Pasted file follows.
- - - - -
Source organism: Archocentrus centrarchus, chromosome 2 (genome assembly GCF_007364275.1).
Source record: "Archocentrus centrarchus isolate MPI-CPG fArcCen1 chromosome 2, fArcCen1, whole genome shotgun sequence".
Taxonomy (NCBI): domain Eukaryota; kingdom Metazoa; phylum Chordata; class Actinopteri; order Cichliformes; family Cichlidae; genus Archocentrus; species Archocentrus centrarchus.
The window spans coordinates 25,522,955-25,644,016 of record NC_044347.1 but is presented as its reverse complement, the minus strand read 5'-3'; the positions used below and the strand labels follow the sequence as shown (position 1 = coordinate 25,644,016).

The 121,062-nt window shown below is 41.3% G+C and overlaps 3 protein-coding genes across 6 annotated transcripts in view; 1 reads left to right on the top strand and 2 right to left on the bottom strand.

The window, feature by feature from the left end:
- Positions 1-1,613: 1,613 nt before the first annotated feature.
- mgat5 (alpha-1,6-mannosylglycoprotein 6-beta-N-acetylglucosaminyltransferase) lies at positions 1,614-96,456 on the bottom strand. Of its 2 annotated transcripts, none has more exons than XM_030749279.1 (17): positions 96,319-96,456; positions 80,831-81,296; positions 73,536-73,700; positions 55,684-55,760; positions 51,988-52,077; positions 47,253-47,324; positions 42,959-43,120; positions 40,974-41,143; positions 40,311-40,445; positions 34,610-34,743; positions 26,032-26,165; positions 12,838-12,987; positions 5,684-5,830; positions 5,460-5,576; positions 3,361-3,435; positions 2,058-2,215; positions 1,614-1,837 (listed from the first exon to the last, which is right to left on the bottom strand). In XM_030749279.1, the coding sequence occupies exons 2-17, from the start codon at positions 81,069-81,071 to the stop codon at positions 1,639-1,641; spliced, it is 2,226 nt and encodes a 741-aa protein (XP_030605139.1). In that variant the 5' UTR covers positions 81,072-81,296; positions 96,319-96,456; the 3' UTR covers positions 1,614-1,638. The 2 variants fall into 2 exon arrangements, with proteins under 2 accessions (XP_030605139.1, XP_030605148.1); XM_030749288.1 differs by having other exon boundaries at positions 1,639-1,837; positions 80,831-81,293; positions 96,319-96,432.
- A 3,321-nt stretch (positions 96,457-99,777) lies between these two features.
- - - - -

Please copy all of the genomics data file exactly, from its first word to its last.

Source organism: Archocentrus centrarchus, chromosome 2 (genome assembly GCF_007364275.1).
Source record: "Archocentrus centrarchus isolate MPI-CPG fArcCen1 chromosome 2, fArcCen1, whole genome shotgun sequence".
Taxonomy (NCBI): domain Eukaryota; kingdom Metazoa; phylum Chordata; class Actinopteri; order Cichliformes; family Cichlidae; genus Archocentrus; species Archocentrus centrarchus.
The window spans coordinates 25,522,955-25,644,016 of record NC_044347.1 but is presented as its reverse complement, the minus strand read 5'-3'; the positions used below and the strand labels follow the sequence as shown (position 1 = coordinate 25,644,016).

The 121,062-nt window shown below is 41.3% G+C and overlaps 3 protein-coding genes across 6 annotated transcripts in view; 1 reads left to right on the top strand and 2 right to left on the bottom strand.

The window, feature by feature from the left end:
- Positions 1-1,613: 1,613 nt before the first annotated feature.
- mgat5 (alpha-1,6-mannosylglycoprotein 6-beta-N-acetylglucosaminyltransferase) lies at positions 1,614-96,456 on the bottom strand. Of its 2 annotated transcripts, none has more exons than XM_030749279.1 (17): positions 96,319-96,456; positions 80,831-81,296; positions 73,536-73,700; positions 55,684-55,760; positions 51,988-52,077; positions 47,253-47,324; positions 42,959-43,120; positions 40,974-41,143; positions 40,311-40,445; positions 34,610-34,743; positions 26,032-26,165; positions 12,838-12,987; positions 5,684-5,830; positions 5,460-5,576; positions 3,361-3,435; positions 2,058-2,215; positions 1,614-1,837 (listed from the first exon to the last, which is right to left on the bottom strand). In XM_030749279.1, the coding sequence occupies exons 2-17, from the start codon at positions 81,069-81,071 to the stop codon at positions 1,639-1,641; spliced, it is 2,226 nt and encodes a 741-aa protein (XP_030605139.1). In that variant the 5' UTR covers positions 81,072-81,296; positions 96,319-96,456; the 3' UTR covers positions 1,614-1,638. The 2 variants fall into 2 exon arrangements, with proteins under 2 accessions (XP_030605139.1, XP_030605148.1); XM_030749288.1 differs by having other exon boundaries at positions 1,639-1,837; positions 80,831-81,293; positions 96,319-96,432.
- A 3,321-nt stretch (positions 96,457-99,777) lies between these two features.